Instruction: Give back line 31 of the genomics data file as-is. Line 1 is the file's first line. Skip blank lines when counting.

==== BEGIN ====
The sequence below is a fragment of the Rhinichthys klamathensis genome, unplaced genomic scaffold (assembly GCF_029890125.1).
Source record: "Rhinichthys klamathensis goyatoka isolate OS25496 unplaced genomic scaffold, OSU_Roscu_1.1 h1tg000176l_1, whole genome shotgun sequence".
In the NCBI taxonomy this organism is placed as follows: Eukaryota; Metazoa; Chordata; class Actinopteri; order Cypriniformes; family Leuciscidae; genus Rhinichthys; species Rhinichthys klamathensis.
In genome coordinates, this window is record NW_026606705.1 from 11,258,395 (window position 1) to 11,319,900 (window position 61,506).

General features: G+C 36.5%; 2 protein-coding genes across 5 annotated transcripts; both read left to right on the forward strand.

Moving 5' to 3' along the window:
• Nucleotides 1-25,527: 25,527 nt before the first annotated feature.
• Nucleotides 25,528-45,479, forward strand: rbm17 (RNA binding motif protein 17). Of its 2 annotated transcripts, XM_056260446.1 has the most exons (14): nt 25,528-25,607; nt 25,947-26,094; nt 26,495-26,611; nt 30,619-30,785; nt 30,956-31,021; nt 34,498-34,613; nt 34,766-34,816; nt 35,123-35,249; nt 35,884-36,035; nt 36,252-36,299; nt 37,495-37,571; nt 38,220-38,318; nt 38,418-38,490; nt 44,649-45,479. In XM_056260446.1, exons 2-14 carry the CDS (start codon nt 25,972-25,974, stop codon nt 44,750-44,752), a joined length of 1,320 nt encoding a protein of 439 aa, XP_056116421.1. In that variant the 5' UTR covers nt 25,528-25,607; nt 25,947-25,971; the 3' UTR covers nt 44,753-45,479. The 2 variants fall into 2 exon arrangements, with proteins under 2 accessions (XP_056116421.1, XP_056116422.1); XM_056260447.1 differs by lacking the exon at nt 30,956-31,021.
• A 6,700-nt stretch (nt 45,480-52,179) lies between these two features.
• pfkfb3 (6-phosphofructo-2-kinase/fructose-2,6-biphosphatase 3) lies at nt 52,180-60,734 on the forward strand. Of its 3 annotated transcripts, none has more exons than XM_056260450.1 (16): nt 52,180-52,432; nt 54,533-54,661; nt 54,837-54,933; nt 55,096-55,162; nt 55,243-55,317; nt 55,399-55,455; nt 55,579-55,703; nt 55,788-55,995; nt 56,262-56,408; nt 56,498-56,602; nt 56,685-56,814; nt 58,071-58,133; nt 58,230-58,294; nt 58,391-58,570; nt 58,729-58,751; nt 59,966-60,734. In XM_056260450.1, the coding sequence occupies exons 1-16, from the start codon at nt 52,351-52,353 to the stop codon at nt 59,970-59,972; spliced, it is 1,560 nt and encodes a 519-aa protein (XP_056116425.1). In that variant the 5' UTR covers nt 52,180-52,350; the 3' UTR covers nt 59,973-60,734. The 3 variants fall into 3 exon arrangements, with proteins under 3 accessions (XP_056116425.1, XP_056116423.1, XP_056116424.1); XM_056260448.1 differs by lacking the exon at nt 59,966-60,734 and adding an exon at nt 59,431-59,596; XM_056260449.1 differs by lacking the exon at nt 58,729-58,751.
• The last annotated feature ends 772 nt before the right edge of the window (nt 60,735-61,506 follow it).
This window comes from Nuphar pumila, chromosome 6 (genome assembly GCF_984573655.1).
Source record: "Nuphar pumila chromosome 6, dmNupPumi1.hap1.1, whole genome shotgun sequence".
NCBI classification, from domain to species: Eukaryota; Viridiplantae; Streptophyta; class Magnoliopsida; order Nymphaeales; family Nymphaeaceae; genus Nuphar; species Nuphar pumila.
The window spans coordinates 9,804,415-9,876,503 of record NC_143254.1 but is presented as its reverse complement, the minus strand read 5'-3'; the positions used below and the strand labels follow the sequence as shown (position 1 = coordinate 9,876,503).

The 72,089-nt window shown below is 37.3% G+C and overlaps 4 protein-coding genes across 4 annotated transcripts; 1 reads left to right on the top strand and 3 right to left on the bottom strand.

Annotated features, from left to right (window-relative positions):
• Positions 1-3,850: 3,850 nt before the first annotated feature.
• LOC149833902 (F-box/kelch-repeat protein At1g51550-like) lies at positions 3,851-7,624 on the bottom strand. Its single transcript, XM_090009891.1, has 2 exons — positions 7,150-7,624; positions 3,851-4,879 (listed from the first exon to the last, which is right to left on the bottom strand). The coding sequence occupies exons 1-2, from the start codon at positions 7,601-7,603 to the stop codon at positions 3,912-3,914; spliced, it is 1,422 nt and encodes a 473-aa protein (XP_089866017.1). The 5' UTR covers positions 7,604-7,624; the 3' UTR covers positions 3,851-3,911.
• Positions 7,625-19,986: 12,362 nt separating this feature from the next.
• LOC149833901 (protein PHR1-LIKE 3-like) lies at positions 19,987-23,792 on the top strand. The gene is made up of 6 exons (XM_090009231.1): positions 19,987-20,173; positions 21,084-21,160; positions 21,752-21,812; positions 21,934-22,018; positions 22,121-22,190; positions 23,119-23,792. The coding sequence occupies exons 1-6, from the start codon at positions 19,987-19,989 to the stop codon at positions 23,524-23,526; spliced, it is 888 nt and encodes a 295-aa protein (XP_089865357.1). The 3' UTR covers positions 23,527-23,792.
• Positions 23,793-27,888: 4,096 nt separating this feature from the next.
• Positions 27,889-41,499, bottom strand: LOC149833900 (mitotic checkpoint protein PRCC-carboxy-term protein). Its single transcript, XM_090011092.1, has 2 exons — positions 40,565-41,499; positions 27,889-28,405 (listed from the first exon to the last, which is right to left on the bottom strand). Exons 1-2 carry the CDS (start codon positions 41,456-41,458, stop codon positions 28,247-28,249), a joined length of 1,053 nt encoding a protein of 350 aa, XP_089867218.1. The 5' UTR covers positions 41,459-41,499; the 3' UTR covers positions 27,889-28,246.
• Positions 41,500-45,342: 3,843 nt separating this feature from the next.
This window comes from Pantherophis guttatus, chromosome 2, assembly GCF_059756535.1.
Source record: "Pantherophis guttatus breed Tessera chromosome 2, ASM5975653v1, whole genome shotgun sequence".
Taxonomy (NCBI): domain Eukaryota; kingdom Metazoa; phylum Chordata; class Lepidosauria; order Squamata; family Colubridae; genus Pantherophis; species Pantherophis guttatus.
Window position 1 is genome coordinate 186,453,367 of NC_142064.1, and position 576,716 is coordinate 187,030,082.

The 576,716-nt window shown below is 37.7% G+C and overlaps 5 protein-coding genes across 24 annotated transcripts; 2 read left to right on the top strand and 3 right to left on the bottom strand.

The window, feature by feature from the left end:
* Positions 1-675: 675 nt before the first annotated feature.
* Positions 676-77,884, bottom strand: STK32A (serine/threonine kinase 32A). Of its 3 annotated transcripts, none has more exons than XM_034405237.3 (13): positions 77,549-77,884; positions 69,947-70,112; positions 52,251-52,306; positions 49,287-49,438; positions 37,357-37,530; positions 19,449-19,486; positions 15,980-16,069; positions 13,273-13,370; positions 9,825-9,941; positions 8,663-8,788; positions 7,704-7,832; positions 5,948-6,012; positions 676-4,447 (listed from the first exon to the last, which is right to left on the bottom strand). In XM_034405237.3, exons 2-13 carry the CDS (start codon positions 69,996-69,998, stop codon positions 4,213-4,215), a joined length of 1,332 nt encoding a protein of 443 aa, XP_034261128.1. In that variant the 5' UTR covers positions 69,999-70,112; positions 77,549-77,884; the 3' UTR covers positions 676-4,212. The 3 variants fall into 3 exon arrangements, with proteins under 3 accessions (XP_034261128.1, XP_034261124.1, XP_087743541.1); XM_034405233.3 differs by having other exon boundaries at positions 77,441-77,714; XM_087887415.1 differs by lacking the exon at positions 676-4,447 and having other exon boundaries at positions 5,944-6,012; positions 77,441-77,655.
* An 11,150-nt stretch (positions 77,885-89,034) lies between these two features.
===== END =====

* Positions 1-675: 675 nt before the first annotated feature.